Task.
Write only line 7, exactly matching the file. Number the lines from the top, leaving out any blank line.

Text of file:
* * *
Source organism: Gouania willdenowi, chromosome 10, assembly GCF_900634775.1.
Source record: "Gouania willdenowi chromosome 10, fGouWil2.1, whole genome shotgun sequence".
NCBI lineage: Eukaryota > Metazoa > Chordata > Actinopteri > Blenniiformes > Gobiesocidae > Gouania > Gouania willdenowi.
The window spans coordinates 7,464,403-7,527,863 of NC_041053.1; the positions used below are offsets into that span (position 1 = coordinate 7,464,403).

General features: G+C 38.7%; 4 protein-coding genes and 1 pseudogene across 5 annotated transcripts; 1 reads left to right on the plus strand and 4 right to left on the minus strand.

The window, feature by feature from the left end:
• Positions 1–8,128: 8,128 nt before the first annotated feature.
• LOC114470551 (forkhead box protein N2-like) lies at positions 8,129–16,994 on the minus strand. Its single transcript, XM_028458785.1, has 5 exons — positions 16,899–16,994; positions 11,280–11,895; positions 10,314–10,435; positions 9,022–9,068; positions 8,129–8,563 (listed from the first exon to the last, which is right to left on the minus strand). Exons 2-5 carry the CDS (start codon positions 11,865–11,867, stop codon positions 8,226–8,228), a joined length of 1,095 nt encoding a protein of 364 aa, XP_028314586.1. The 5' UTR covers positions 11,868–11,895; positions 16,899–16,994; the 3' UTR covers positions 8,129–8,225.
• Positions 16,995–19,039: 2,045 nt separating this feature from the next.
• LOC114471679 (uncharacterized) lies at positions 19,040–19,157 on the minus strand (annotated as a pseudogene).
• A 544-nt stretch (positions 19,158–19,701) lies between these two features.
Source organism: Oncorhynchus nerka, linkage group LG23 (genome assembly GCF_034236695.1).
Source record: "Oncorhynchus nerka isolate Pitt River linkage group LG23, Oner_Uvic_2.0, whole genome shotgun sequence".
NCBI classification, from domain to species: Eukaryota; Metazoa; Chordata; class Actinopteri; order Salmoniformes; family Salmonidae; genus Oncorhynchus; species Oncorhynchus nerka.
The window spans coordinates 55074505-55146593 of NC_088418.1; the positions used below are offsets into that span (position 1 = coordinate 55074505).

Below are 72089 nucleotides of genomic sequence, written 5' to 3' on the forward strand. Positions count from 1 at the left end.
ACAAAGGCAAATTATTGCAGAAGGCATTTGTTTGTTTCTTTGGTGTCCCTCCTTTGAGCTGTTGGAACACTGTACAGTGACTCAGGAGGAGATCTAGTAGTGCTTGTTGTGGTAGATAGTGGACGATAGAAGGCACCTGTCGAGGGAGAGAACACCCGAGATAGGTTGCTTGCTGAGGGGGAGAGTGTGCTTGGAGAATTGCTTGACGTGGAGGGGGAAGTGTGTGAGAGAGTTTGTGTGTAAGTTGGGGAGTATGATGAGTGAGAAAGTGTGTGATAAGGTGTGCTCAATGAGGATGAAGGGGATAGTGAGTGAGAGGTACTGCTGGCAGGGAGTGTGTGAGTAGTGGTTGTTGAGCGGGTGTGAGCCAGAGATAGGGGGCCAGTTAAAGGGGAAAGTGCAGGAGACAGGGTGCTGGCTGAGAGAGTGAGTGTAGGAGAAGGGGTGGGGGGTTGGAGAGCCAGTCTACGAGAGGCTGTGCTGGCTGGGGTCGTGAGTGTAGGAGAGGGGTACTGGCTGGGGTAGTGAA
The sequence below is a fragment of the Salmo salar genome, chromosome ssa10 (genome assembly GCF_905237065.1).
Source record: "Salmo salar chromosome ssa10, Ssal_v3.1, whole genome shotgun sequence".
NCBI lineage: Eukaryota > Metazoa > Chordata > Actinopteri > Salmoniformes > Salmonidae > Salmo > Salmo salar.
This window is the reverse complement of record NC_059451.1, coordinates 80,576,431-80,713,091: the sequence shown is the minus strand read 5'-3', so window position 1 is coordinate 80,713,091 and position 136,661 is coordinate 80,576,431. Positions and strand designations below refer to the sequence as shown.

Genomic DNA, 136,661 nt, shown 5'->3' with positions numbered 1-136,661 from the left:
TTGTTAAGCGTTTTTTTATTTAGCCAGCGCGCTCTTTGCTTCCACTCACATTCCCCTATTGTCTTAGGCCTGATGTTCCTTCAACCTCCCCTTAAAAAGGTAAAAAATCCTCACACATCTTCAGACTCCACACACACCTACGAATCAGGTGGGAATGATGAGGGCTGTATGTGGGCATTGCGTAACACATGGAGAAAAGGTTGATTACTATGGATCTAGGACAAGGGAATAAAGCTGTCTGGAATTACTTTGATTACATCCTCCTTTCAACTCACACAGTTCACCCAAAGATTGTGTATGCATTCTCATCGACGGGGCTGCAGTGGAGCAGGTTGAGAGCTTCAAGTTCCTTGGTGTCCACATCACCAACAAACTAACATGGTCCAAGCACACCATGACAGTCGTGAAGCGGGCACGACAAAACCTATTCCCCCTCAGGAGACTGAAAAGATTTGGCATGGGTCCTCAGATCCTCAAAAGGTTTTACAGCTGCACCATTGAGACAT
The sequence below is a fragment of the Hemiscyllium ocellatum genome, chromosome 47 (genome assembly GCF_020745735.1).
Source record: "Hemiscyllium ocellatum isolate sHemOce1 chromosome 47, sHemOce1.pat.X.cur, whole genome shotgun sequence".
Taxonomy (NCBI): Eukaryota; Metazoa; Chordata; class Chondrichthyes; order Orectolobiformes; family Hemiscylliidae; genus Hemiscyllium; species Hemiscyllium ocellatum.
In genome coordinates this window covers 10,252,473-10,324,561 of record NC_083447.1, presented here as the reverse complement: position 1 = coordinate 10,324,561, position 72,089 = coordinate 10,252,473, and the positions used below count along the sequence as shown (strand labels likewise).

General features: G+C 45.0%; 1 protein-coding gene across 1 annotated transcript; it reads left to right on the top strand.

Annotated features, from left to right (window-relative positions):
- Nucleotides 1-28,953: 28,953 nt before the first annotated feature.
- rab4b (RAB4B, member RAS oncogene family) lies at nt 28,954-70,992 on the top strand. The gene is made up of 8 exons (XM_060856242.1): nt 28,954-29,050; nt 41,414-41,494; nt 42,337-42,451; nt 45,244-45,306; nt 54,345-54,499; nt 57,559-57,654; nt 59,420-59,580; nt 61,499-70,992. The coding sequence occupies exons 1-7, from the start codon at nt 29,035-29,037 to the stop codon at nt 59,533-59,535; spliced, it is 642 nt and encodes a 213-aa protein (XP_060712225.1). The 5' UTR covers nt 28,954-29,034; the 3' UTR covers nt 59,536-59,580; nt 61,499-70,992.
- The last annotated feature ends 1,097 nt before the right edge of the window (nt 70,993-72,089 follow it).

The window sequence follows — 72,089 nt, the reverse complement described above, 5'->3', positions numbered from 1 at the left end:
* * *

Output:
• Positions 1–8,128: 8,128 nt before the first annotated feature.